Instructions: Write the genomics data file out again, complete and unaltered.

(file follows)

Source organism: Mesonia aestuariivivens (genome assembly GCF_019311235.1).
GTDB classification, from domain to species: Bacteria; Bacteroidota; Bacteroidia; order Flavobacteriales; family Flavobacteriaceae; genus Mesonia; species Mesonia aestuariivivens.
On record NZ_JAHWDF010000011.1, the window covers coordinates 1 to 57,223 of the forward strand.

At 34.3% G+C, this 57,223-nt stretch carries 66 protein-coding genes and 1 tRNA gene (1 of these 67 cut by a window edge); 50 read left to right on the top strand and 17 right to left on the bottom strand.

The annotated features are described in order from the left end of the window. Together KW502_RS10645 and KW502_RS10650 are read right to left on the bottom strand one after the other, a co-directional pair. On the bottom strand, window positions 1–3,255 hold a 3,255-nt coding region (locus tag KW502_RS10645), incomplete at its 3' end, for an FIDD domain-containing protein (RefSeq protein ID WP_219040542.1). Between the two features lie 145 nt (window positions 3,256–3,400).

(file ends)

Source organism: Mesonia aestuariivivens (genome assembly GCF_019311235.1).
GTDB classification, from domain to species: Bacteria; Bacteroidota; Bacteroidia; order Flavobacteriales; family Flavobacteriaceae; genus Mesonia; species Mesonia aestuariivivens.
On record NZ_JAHWDF010000011.1, the window covers coordinates 1 to 57,223 of the forward strand.

At 34.3% G+C, this 57,223-nt stretch carries 66 protein-coding genes and 1 tRNA gene (1 of these 67 cut by a window edge); 50 read left to right on the top strand and 17 right to left on the bottom strand.

The annotated features are described in order from the left end of the window. Together KW502_RS10645 and KW502_RS10650 are read right to left on the bottom strand one after the other, a co-directional pair. On the bottom strand, window positions 1–3,255 hold a 3,255-nt coding region (locus tag KW502_RS10645), incomplete at its 3' end, for an FIDD domain-containing protein (RefSeq protein ID WP_219040542.1). Between the two features lie 145 nt (window positions 3,256–3,400).